A gay man says that his employer cut his salary in half when he came out at work and made disparaging comments about his sexuality, in a lawsuit filed at the Manhattan Supreme Court.
Wesley Wernecke, 32, started to work for Eventique as a Senior Producer this past June, and his salary was $145,000. Eventique is an event planning company in New York.
After about a week of working at Eventique, a coworker asked Wernecke at a meeting about his wedding ring, which they called “flashy” and “girly,” according to court documents reviewed by the New York Post.
“So what does your wife’s ring look like?” the coworker asked, and Wernecke said that his husband’s is similar, outing himself at the workplace.
He says that the owner of the company, Liron David, was at the meeting and heard the exchange and started excluding Wernecke from meetings, stopped introducing him to clients, and didn’t invite him for drinks with other workers.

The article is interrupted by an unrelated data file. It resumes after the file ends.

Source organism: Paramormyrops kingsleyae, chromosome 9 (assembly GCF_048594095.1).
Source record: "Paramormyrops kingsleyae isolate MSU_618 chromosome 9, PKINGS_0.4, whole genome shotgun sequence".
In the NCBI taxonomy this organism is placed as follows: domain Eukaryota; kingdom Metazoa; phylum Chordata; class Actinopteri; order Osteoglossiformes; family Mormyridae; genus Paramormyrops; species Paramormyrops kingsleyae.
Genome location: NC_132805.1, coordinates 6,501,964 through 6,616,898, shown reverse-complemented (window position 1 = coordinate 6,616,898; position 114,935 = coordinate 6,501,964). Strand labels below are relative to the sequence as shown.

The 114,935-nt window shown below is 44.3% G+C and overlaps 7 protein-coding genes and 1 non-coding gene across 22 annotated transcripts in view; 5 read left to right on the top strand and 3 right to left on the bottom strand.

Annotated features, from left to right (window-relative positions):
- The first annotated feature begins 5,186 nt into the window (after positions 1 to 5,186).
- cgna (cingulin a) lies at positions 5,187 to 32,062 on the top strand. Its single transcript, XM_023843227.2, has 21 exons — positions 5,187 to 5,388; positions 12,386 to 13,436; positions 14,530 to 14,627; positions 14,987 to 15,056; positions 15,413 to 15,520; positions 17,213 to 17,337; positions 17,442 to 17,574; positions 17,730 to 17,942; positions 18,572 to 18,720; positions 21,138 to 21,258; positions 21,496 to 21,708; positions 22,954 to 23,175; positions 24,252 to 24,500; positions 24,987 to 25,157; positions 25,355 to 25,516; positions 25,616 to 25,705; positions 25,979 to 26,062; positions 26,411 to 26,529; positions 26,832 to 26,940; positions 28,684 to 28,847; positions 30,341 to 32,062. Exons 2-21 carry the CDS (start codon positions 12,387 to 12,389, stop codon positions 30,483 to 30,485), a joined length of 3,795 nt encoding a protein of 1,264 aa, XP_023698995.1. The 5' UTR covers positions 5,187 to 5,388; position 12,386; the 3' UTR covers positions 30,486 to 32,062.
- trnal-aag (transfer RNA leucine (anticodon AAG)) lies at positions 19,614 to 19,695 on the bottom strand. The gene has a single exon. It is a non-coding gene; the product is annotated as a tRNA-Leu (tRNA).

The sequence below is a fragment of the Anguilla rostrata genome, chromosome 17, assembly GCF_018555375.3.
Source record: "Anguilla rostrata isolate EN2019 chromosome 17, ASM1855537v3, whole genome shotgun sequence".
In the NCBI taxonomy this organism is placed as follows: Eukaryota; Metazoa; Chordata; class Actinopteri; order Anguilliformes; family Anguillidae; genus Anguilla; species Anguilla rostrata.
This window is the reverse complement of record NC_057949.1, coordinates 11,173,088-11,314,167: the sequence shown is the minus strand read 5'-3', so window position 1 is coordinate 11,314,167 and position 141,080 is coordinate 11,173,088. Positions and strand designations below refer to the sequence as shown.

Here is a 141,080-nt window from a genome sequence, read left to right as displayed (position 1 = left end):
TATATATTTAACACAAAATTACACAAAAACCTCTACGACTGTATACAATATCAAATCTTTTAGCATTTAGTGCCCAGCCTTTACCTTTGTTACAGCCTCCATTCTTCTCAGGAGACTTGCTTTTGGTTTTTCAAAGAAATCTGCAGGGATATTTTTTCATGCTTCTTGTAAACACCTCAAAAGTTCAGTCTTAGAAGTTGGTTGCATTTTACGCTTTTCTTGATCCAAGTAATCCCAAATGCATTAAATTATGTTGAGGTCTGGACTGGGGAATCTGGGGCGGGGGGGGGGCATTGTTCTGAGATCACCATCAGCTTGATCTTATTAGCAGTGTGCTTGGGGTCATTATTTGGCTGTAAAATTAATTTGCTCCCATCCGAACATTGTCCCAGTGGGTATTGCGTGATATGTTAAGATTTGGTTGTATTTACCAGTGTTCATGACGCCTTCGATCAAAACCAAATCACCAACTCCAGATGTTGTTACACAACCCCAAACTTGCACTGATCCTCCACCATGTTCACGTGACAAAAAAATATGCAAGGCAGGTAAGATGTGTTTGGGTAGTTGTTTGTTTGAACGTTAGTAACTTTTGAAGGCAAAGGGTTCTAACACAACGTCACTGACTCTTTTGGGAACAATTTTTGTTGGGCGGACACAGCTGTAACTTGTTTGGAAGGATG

His lawyer Anthony Consiglio said that Wernecke was “aggressively” recruited for the position and that he had to move to New York from Boston for the job.
“About a week and a half after Wesley began work in the office, the employer learned he is gay, and then immediately began systematically shutting him out of the job,” the lawyer said.
On September 20, Wernecke claims David told him he was lowering his salary to $70,000.
“I couldn’t sleep at night thinking you were being paid so much more than the other females in the office,” David allegedly said.
Wernecke says that he doesn’t believe David was actually worried about a gender pay gap, but instead made the comment “to reinforce Wernecke’s understanding that David considered Wernecke to be a sexual deviant and unfit to work at Eventique.”
He found out when he was paid that his salary had actually been lowered to $58,000.
On October 4, David fired Wernecke, citing “errors” and “deficiencies” in his performance. Wernecke believes that that’s an excuse and that he was terminated because David is homophobic.
“These acts cannot be reconciled with the liberal anti-discrimination positions written into law in New York City and State to protect lesbian, gay, bisexual, queer, and transgender people in their workplaces,” Consiglio said.